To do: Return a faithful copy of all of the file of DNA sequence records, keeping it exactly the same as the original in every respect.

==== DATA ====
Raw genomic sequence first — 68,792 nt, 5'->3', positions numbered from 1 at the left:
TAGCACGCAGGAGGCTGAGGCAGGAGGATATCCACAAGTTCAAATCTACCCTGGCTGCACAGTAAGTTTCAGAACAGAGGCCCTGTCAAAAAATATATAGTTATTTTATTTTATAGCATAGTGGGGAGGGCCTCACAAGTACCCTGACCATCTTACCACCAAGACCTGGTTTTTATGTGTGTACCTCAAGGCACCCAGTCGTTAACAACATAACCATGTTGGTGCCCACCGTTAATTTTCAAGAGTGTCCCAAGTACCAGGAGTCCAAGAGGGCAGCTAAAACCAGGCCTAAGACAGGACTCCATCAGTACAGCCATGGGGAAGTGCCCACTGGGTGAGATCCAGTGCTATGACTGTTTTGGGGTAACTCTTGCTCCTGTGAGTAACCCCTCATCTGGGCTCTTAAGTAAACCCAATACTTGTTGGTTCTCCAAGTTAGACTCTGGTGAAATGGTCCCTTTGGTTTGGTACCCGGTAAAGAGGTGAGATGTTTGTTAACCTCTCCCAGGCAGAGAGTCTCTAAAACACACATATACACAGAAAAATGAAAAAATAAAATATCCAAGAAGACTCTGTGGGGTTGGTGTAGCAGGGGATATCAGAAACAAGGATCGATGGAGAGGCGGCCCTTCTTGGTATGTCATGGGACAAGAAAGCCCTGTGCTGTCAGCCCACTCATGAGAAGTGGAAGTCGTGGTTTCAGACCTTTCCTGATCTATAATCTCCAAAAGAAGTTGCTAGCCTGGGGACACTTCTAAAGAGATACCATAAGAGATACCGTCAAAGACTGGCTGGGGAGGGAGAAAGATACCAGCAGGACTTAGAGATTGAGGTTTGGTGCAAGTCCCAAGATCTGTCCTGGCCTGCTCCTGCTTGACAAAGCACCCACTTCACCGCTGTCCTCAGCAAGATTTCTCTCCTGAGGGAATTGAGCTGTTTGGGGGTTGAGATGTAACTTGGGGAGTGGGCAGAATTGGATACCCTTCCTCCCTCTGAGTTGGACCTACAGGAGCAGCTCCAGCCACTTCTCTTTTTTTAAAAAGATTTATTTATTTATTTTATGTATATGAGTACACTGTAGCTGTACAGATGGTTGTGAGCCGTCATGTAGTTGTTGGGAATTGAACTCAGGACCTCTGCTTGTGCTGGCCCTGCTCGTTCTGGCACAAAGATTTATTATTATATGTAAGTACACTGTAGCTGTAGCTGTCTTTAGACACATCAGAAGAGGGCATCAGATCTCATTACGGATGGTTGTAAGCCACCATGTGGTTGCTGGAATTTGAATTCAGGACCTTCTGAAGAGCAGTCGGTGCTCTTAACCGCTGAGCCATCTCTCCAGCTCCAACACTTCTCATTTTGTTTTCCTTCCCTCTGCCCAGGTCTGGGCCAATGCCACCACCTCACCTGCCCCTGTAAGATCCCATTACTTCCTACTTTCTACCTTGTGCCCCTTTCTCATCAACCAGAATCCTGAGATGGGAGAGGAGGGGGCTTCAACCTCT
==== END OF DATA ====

Raw genomic sequence first — 68,792 nt, 5'->3', positions numbered from 1 at the left:
TAGCACGCAGGAGGCTGAGGCAGGAGGATATCCACAAGTTCAAATCTACCCTGGCTGCACAGTAAGTTTCAGAACAGAGGCCCTGTCAAAAAATATATAGTTATTTTATTTTATAGCATAGTGGGGAGGGCCTCACAAGTACCCTGACCATCTTACCACCAAGACCTGGTTTTTATGTGTGTACCTCAAGGCACCCAGTCGTTAACAACATAACCATGTTGGTGCCCACCGTTAATTTTCAAGAGTGTCCCAAGTACCAGGAGTCCAAGAGGGCAGCTAAAACCAGGCCTAAGACAGGACTCCATCAGTACAGCCATGGGGAAGTGCCCACTGGGTGAGATCCAGTGCTATGACTGTTTTGGGGTAACTCTTGCTCCTGTGAGTAACCCCTCATCTGGGCTCTTAAGTAAACCCAATACTTGTTGGTTCTCCAAGTTAGACTCTGGTGAAATGGTCCCTTTGGTTTGGTACCCGGTAAAGAGGTGAGATGTTTGTTAACCTCTCCCAGGCAGAGAGTCTCTAAAACACACATATACACAGAAAAATGAAAAAATAAAATATCCAAGAAGACTCTGTGGGGTTGGTGTAGCAGGGGATATCAGAAACAAGGATCGATGGAGAGGCGGCCCTTCTTGGTATGTCATGGGACAAGAAAGCCCTGTGCTGTCAGCCCACTCATGAGAAGTGGAAGTCGTGGTTTCAGACCTTTCCTGATCTATAATCTCCAAAAGAAGTTGCTAGCCTGGGGACACTTCTAAAGAGATACCATAAGAGATACCGTCAAAGACTGGCTGGGGAGGGAGAAAGATACCAGCAGGACTTAGAGATTGAGGTTTGGTGCAAGTCCCAAGATCTGTCCTGGCCTGCTCCTGCTTGACAAAGCACCCACTTCACCGCTGTCCTCAGCAAGATTTCTCTCCTGAGGGAATTGAGCTGTTTGGGGGTTGAGATGTAACTTGGGGAGTGGGCAGAATTGGATACCCTTCCTCCCTCTGAGTTGGACCTACAGGAGCAGCTCCAGCCACTTCTCTTTTTTTAAAAAGATTTATTTATTTATTTTATGTATATGAGTACACTGTAGCTGTACAGATGGTTGTGAGCCGTCATGTAGTTGTTGGGAATTGAACTCAGGACCTCTGCTTGTGCTGGCCCTGCTCGTTCTGGCACAAAGATTTATTATTATATGTAAGTACACTGTAGCTGTAGCTGTCTTTAGACACATCAGAAGAGGGCATCAGATCTCATTACGGATGGTTGTAAGCCACCATGTGGTTGCTGGAATTTGAATTCAGGACCTTCTGAAGAGCAGTCGGTGCTCTTAACCGCTGAGCCATCTCTCCAGCTCCAACACTTCTCATTTTGTTTTCCTTCCCTCTGCCCAGGTCTGGGCCAATGCCACCACCTCACCTGCCCCTGTAAGATCCCATTACTTCCTACTTTCTACCTTGTGCCCCTTTCTCATCAACCAGAATCCTGAGATGGGAGAGGAGGGGGCTTCAACCTCT